As usual, Victor Davis Hanson speaks the truth:
America should not gratuitously welcome such dislike; but we should not apologize for it either. Sometimes the caliber of a nation is found not in why it is liked, but rather in why it is not. By January 1, 1941, I suppose a majority on the planet — the Soviet Union, all of Eastern Europe, France, Italy, Spain, and even many elsewhere in occupied Europe, most of Latin America, Japan and its Asian empire, the entire Arab world, many in India — would have professed a marked preference for Hitler’s Germany over Churchill’s England.
Think about it. When Europe orders all American troops out; when Japan claims our textbooks whitewash the Japanese forced internment or Hiroshima; when China cites unfair trade with the United States; when South Korea says get the hell off our DMZ; when India complains that we are dumping outsourced jobs on them; when Egypt, Jordan, and the Palestinians refuse cash aid; when Canada complains that we are not carrying our weight in collective North American defense; when the United Nations moves to Damascus; when the Arab Street seethes that we are pushing theocrats and autocrats down its throat; when Mexico builds a fence to keep us out; when Latin America proclaims a boycott of the culturally imperialistic Major Leagues; and when the world ignores American books, films, and popular culture, then perhaps we should be worried. But something tells me none of that is going to happen in this lifetime.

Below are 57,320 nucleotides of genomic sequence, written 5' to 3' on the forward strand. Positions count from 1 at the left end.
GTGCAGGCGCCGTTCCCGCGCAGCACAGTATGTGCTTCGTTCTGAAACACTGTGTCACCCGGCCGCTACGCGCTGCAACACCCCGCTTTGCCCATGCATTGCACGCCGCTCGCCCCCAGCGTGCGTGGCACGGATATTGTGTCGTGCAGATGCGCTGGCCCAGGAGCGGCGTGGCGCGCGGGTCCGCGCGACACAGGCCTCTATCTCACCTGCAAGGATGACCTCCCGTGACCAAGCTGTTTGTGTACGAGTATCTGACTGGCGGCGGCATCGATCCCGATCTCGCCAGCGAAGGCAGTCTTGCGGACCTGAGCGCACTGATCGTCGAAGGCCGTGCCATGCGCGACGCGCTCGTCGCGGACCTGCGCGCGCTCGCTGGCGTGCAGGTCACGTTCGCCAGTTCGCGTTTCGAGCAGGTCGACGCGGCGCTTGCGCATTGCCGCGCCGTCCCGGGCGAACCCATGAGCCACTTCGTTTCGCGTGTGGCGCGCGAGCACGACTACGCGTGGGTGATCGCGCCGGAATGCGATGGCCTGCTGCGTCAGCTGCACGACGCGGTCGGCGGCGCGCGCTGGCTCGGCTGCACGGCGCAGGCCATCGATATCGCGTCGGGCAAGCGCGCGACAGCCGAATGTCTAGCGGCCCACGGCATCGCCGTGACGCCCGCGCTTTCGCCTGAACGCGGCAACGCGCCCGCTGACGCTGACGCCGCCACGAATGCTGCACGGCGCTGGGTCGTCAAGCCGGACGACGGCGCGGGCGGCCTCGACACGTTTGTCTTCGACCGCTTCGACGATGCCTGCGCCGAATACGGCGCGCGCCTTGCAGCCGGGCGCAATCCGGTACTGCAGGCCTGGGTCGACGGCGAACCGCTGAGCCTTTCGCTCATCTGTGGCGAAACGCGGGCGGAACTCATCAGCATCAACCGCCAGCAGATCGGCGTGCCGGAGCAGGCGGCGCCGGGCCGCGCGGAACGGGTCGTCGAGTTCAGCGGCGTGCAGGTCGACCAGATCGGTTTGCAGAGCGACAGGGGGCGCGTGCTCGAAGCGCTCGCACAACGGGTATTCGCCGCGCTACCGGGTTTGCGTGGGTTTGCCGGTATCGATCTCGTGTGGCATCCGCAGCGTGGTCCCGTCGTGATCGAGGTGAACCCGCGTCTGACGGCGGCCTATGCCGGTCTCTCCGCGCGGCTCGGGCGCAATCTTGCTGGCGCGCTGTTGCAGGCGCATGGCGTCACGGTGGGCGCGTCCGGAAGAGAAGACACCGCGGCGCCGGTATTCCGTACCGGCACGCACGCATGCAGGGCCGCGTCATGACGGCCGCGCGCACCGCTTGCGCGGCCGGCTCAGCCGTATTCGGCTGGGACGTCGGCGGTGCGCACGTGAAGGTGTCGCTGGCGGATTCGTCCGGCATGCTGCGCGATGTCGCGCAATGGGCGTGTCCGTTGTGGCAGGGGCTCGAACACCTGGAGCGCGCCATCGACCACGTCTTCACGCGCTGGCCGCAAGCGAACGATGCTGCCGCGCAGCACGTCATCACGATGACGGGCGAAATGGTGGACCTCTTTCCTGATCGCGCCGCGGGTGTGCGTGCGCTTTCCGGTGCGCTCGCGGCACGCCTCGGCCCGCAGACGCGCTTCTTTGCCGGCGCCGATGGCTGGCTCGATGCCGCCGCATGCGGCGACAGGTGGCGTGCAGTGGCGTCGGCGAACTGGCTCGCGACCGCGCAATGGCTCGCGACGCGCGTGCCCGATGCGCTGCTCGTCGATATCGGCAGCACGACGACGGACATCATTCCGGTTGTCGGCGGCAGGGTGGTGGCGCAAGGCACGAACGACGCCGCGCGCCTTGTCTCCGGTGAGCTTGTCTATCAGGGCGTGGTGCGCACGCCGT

At dinner last night, the sidekick and I were discussing a discussion about gun control over at another blog where we had both commented. After awhile, some Europeans came over and started commenting about America’s fascination with guns and how unsafe our country was, and so on, and so forth.
While I have nothing against Europe as a whole, it’s this holier-than-thou enlightened attitude that some Europeans have that frustrates me. In alot of ways, I’ve lost my desire to debate some of those topics.
The UN? Corrupt, but salvageable.
Iraq, we did the right thing.
Afghanistan, we did the right thing.
Re-electing George W. Bush, we did the right thing.
Gun Control? A firm grip, no more.
Our taxes? Too high.
As our esteemed Secretary of State said recently while in France:
“There cannot be an absence of moral content in American foreign policy. Europeans giggle at this, but we are not European, we are American, and we have different principles.”
I’m quite happy being an American, thanks.